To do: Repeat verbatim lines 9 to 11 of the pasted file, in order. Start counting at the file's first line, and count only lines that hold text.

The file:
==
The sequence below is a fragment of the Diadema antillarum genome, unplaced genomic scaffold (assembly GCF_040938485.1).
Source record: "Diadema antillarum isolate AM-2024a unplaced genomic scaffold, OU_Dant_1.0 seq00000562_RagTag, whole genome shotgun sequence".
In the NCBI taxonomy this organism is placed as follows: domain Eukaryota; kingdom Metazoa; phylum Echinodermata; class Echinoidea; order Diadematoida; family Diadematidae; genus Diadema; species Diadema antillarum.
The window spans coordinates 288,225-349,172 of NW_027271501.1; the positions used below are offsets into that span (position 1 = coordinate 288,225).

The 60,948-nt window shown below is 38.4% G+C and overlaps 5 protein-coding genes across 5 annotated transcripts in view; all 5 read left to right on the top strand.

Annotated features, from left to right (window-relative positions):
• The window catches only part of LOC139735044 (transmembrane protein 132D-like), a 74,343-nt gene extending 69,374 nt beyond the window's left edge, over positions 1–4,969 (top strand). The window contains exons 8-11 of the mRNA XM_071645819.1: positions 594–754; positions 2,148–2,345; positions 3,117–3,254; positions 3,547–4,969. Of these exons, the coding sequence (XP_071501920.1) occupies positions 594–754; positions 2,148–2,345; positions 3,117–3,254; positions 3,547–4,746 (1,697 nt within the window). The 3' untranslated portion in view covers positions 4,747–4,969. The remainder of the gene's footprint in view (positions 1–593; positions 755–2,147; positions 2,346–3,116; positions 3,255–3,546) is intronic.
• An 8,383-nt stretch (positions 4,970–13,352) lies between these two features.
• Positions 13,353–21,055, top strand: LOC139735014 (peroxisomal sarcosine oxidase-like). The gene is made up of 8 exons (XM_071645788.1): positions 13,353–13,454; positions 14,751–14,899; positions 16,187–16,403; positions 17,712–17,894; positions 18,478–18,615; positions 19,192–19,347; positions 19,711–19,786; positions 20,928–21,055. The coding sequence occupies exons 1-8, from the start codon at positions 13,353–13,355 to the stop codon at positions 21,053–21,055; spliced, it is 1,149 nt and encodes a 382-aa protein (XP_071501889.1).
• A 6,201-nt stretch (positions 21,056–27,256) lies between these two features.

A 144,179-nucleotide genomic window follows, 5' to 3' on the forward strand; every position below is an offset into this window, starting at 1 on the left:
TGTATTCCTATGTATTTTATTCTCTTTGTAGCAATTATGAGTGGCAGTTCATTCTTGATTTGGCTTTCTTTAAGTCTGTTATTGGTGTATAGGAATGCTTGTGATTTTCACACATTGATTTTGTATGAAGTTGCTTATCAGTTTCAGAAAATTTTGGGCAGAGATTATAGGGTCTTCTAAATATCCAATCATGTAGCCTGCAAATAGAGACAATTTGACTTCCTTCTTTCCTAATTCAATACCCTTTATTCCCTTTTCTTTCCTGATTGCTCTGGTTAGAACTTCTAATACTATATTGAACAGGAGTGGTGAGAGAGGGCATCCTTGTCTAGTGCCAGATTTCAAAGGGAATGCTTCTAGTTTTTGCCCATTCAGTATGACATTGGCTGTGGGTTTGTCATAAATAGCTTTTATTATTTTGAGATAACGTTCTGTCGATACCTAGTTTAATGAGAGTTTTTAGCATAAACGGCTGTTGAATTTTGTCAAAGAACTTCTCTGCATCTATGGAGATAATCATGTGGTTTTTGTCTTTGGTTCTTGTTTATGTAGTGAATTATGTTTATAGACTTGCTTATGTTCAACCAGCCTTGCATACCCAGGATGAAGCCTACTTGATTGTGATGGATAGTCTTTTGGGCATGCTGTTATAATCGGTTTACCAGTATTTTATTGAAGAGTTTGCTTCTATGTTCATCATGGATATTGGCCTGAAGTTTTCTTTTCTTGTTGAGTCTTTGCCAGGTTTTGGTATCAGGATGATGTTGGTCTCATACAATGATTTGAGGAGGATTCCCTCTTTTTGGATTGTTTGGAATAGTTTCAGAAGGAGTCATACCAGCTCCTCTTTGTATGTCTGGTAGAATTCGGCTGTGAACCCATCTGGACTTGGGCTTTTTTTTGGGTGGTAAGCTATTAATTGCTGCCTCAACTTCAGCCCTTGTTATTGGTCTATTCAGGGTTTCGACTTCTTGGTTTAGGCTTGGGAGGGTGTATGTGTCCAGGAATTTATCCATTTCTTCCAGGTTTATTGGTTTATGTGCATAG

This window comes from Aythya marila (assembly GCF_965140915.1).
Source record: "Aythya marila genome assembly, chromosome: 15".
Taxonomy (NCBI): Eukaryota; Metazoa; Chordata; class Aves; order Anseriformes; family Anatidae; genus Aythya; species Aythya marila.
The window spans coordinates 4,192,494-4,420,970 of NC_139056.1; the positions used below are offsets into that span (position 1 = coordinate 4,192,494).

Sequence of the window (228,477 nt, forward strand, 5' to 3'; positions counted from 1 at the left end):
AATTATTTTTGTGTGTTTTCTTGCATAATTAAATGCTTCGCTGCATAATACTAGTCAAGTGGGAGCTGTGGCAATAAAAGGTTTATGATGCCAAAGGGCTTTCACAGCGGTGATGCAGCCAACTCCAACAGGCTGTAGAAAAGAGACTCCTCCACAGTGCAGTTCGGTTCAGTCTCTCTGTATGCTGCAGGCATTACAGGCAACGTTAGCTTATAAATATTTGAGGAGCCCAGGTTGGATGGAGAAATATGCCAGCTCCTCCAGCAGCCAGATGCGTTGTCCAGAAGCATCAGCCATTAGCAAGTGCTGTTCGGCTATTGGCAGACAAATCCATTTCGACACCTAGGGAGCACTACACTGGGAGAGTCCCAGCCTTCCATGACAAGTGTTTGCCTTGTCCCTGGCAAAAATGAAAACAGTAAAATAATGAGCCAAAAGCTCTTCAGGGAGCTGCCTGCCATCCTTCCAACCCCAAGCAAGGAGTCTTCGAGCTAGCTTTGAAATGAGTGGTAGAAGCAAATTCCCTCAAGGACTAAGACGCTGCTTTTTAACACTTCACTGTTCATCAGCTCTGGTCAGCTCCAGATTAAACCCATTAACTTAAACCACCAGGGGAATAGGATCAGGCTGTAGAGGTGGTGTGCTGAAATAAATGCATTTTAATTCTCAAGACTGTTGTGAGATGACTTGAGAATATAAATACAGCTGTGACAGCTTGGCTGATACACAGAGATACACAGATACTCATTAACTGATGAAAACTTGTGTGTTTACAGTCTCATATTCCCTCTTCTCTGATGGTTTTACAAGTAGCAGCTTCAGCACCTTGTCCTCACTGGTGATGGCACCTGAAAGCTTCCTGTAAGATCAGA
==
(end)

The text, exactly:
• Positions 13,353–21,055, top strand: LOC139735014 (peroxisomal sarcosine oxidase-like). The gene is made up of 8 exons (XM_071645788.1): positions 13,353–13,454; positions 14,751–14,899; positions 16,187–16,403; positions 17,712–17,894; positions 18,478–18,615; positions 19,192–19,347; positions 19,711–19,786; positions 20,928–21,055. The coding sequence occupies exons 1-8, from the start codon at positions 13,353–13,355 to the stop codon at positions 21,053–21,055; spliced, it is 1,149 nt and encodes a 382-aa protein (XP_071501889.1).
• A 6,201-nt stretch (positions 21,056–27,256) lies between these two features.

A 144,179-nucleotide genomic window follows, 5' to 3' on the forward strand; every position below is an offset into this window, starting at 1 on the left: